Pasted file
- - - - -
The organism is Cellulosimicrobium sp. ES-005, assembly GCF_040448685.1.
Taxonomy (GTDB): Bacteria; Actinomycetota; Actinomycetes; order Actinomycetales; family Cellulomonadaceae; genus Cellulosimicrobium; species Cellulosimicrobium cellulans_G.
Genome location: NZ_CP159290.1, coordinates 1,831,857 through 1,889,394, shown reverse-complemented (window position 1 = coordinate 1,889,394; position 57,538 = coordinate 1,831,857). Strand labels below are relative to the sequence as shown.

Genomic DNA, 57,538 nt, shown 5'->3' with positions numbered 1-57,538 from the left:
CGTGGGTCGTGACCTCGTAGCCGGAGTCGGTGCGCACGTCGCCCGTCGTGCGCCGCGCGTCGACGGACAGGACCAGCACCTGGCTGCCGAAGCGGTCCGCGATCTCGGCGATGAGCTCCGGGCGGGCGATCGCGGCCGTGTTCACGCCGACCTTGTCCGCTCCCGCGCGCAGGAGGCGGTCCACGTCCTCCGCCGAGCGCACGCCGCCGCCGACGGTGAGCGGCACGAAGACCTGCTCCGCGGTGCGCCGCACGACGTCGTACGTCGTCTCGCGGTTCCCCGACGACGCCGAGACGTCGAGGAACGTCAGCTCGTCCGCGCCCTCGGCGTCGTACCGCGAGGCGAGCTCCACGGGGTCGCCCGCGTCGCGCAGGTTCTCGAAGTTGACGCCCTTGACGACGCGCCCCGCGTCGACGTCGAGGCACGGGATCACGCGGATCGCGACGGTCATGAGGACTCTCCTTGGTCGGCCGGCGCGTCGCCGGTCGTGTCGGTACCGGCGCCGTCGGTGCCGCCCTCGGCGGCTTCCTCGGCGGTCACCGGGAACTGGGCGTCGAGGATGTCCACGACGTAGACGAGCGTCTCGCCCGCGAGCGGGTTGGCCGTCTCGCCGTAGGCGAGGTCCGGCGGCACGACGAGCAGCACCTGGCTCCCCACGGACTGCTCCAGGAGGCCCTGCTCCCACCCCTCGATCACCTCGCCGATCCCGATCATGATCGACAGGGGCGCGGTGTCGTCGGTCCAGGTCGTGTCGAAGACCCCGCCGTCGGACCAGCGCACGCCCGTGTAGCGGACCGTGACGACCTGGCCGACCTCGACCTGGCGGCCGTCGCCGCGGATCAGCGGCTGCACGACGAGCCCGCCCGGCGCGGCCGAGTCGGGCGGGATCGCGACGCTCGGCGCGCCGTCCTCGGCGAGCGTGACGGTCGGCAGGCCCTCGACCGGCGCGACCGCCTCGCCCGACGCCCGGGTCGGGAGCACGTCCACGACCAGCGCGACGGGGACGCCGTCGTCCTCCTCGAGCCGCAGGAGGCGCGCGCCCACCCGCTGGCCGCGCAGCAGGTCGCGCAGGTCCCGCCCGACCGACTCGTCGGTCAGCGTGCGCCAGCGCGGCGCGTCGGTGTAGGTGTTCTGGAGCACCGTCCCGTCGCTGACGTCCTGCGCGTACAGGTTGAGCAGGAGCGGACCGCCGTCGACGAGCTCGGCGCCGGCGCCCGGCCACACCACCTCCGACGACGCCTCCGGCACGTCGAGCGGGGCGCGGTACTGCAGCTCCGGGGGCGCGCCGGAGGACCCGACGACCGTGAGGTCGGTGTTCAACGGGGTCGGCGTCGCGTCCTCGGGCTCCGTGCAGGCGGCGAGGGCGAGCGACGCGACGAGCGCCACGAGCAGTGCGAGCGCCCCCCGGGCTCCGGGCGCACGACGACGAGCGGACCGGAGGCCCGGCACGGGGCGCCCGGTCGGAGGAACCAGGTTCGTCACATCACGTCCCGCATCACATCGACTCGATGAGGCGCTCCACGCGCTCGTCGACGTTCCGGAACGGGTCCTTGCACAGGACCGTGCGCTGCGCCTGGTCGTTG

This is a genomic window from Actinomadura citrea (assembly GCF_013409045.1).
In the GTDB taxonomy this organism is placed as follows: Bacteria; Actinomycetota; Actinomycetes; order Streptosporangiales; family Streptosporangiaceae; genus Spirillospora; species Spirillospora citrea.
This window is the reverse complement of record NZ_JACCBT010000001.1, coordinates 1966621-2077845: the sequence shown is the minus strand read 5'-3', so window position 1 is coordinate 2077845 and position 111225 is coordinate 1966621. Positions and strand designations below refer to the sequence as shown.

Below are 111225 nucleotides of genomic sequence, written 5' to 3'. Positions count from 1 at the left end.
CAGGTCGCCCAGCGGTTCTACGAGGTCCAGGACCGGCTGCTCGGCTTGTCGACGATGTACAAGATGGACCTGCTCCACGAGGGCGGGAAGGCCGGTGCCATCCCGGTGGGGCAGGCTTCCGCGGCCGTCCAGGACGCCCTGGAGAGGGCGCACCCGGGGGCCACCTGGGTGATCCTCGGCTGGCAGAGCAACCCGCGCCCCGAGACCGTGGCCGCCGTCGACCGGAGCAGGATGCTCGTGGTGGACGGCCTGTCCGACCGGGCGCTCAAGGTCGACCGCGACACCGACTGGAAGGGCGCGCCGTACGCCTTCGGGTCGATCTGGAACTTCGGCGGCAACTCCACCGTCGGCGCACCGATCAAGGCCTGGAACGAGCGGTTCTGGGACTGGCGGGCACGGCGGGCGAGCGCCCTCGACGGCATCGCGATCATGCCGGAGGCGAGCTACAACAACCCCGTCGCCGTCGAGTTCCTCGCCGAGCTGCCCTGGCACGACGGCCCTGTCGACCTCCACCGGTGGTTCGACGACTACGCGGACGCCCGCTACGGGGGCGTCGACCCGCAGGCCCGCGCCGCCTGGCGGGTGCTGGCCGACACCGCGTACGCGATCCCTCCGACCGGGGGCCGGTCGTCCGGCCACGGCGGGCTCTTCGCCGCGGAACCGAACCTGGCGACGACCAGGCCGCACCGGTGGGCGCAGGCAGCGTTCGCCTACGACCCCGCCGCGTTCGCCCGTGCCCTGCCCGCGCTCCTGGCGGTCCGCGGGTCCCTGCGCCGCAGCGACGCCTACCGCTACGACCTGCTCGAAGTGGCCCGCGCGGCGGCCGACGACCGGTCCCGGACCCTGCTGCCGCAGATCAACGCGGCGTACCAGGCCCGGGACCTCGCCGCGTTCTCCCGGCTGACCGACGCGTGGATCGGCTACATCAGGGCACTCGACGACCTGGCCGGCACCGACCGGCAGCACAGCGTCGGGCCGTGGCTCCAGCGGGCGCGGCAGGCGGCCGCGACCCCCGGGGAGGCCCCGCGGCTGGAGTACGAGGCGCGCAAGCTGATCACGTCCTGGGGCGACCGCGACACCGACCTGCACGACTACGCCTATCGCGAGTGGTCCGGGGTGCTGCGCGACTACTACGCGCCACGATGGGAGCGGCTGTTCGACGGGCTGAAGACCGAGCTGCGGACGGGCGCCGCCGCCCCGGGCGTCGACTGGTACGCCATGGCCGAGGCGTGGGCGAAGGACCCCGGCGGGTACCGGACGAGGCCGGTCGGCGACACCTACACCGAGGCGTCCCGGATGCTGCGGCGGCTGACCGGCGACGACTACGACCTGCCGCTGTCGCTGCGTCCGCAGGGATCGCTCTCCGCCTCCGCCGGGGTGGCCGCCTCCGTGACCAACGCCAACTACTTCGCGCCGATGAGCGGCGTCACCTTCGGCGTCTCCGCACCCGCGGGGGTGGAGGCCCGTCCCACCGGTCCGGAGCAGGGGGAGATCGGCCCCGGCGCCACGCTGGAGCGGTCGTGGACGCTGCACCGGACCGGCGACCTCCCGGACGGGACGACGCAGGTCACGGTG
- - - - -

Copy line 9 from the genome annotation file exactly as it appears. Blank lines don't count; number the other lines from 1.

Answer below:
Below are 111225 nucleotides of genomic sequence, written 5' to 3'. Positions count from 1 at the left end.